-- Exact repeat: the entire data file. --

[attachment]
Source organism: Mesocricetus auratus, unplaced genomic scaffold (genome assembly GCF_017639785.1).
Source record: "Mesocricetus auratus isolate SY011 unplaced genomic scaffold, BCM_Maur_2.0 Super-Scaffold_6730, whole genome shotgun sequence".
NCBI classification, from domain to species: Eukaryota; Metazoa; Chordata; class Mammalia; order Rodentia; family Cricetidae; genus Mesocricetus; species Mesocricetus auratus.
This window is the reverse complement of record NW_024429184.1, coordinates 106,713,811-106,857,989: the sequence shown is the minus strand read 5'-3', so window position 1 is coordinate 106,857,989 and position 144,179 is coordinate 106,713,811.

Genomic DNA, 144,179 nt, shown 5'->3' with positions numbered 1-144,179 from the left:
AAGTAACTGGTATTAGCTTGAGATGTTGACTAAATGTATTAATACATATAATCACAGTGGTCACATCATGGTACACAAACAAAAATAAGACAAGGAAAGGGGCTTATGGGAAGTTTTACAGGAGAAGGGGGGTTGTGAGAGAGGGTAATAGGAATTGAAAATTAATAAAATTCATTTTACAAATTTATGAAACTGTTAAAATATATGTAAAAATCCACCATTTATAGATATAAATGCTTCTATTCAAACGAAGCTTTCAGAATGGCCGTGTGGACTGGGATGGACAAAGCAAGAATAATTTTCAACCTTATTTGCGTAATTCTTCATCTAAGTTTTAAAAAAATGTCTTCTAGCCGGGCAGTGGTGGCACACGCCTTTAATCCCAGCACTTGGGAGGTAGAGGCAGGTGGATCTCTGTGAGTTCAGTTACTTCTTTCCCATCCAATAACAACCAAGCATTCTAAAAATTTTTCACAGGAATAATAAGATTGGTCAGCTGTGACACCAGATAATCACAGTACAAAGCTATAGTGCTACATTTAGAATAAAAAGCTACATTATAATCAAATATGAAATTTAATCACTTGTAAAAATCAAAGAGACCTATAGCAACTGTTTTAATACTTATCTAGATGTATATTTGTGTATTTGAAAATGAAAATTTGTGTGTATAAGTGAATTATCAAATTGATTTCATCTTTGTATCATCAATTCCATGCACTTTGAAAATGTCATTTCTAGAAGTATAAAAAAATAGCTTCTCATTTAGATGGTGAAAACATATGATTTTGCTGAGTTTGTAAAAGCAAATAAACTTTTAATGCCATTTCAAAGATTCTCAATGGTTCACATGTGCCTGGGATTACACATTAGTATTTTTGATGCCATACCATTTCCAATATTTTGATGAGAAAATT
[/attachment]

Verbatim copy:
Source organism: Mesocricetus auratus, unplaced genomic scaffold (genome assembly GCF_017639785.1).
Source record: "Mesocricetus auratus isolate SY011 unplaced genomic scaffold, BCM_Maur_2.0 Super-Scaffold_6730, whole genome shotgun sequence".
NCBI classification, from domain to species: Eukaryota; Metazoa; Chordata; class Mammalia; order Rodentia; family Cricetidae; genus Mesocricetus; species Mesocricetus auratus.
This window is the reverse complement of record NW_024429184.1, coordinates 106,713,811-106,857,989: the sequence shown is the minus strand read 5'-3', so window position 1 is coordinate 106,857,989 and position 144,179 is coordinate 106,713,811.

Genomic DNA, 144,179 nt, shown 5'->3' with positions numbered 1-144,179 from the left:
AAGTAACTGGTATTAGCTTGAGATGTTGACTAAATGTATTAATACATATAATCACAGTGGTCACATCATGGTACACAAACAAAAATAAGACAAGGAAAGGGGCTTATGGGAAGTTTTACAGGAGAAGGGGGGTTGTGAGAGAGGGTAATAGGAATTGAAAATTAATAAAATTCATTTTACAAATTTATGAAACTGTTAAAATATATGTAAAAATCCACCATTTATAGATATAAATGCTTCTATTCAAACGAAGCTTTCAGAATGGCCGTGTGGACTGGGATGGACAAAGCAAGAATAATTTTCAACCTTATTTGCGTAATTCTTCATCTAAGTTTTAAAAAAATGTCTTCTAGCCGGGCAGTGGTGGCACACGCCTTTAATCCCAGCACTTGGGAGGTAGAGGCAGGTGGATCTCTGTGAGTTCAGTTACTTCTTTCCCATCCAATAACAACCAAGCATTCTAAAAATTTTTCACAGGAATAATAAGATTGGTCAGCTGTGACACCAGATAATCACAGTACAAAGCTATAGTGCTACATTTAGAATAAAAAGCTACATTATAATCAAATATGAAATTTAATCACTTGTAAAAATCAAAGAGACCTATAGCAACTGTTTTAATACTTATCTAGATGTATATTTGTGTATTTGAAAATGAAAATTTGTGTGTATAAGTGAATTATCAAATTGATTTCATCTTTGTATCATCAATTCCATGCACTTTGAAAATGTCATTTCTAGAAGTATAAAAAAATAGCTTCTCATTTAGATGGTGAAAACATATGATTTTGCTGAGTTTGTAAAAGCAAATAAACTTTTAATGCCATTTCAAAGATTCTCAATGGTTCACATGTGCCTGGGATTACACATTAGTATTTTTGATGCCATACCATTTCCAATATTTTGATGAGAAAATT